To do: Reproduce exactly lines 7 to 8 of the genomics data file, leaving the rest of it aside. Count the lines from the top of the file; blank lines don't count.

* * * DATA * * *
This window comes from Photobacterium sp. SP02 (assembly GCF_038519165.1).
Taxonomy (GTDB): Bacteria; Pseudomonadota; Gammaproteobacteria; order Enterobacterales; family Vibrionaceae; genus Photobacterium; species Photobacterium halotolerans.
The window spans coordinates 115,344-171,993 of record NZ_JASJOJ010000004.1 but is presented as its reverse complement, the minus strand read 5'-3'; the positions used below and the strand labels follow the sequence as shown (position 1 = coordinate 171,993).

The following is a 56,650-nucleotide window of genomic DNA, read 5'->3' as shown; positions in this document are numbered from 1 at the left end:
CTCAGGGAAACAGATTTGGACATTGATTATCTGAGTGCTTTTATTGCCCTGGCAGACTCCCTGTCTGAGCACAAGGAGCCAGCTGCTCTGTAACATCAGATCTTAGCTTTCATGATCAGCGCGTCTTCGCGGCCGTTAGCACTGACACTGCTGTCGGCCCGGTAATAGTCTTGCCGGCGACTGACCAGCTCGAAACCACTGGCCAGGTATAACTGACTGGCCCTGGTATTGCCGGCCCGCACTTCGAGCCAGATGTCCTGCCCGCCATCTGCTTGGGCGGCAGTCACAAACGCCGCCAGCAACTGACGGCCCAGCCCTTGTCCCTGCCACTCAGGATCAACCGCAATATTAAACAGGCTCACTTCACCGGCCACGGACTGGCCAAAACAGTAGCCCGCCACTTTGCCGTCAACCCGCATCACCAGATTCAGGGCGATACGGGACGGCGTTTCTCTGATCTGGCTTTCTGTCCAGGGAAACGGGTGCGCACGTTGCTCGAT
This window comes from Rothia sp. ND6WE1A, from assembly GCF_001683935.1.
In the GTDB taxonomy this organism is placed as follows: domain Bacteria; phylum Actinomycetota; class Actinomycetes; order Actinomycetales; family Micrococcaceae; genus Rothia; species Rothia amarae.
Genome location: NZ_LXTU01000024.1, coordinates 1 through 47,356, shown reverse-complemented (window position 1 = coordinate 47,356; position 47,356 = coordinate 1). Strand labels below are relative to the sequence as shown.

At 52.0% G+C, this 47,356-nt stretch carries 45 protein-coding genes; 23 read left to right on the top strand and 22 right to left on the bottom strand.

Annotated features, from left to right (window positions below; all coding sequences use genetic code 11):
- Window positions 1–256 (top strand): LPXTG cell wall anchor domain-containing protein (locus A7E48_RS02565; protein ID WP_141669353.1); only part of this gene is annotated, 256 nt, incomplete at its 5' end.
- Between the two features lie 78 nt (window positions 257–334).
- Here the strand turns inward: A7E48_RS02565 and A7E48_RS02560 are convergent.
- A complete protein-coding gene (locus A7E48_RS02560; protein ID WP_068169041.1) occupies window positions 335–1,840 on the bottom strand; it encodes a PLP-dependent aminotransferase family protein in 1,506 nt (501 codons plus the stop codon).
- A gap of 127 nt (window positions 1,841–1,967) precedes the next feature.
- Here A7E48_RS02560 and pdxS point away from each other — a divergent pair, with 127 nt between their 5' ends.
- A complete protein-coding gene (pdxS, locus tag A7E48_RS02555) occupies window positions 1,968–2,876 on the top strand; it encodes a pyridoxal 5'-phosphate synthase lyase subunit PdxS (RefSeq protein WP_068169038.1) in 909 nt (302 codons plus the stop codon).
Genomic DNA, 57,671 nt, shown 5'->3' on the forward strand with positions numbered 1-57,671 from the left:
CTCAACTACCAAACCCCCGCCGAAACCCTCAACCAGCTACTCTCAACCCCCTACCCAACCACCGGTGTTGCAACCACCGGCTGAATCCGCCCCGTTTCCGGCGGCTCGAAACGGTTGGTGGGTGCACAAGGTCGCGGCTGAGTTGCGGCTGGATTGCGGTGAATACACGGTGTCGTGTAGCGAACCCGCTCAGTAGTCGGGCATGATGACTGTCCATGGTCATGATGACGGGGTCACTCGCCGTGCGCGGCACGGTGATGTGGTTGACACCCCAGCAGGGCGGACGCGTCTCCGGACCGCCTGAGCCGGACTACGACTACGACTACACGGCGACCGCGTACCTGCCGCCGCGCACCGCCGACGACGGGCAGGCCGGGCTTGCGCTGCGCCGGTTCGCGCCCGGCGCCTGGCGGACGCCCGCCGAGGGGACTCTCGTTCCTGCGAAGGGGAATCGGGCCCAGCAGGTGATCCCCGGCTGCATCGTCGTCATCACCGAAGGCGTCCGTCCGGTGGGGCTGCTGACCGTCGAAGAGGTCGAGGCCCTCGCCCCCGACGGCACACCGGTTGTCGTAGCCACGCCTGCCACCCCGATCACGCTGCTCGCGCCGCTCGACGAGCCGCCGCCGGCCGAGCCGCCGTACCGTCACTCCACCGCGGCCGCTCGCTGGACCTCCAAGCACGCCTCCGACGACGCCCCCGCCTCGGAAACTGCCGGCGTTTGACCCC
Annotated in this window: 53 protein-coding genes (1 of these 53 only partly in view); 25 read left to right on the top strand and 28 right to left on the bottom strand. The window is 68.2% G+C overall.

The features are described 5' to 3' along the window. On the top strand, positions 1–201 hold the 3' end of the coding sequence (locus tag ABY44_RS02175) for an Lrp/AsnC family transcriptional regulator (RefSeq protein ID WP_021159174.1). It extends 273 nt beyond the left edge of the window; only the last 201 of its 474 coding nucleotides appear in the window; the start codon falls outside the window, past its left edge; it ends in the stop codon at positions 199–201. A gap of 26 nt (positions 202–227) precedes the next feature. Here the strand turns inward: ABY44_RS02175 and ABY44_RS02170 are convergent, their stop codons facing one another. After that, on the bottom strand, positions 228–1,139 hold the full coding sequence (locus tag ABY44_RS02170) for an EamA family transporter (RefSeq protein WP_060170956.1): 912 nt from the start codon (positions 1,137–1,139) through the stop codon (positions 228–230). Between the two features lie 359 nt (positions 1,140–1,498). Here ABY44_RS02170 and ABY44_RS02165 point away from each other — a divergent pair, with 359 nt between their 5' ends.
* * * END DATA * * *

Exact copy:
In the GTDB taxonomy this organism is placed as follows: domain Bacteria; phylum Actinomycetota; class Actinomycetes; order Actinomycetales; family Micrococcaceae; genus Rothia; species Rothia amarae.
Genome location: NZ_LXTU01000024.1, coordinates 1 through 47,356, shown reverse-complemented (window position 1 = coordinate 47,356; position 47,356 = coordinate 1). Strand labels below are relative to the sequence as shown.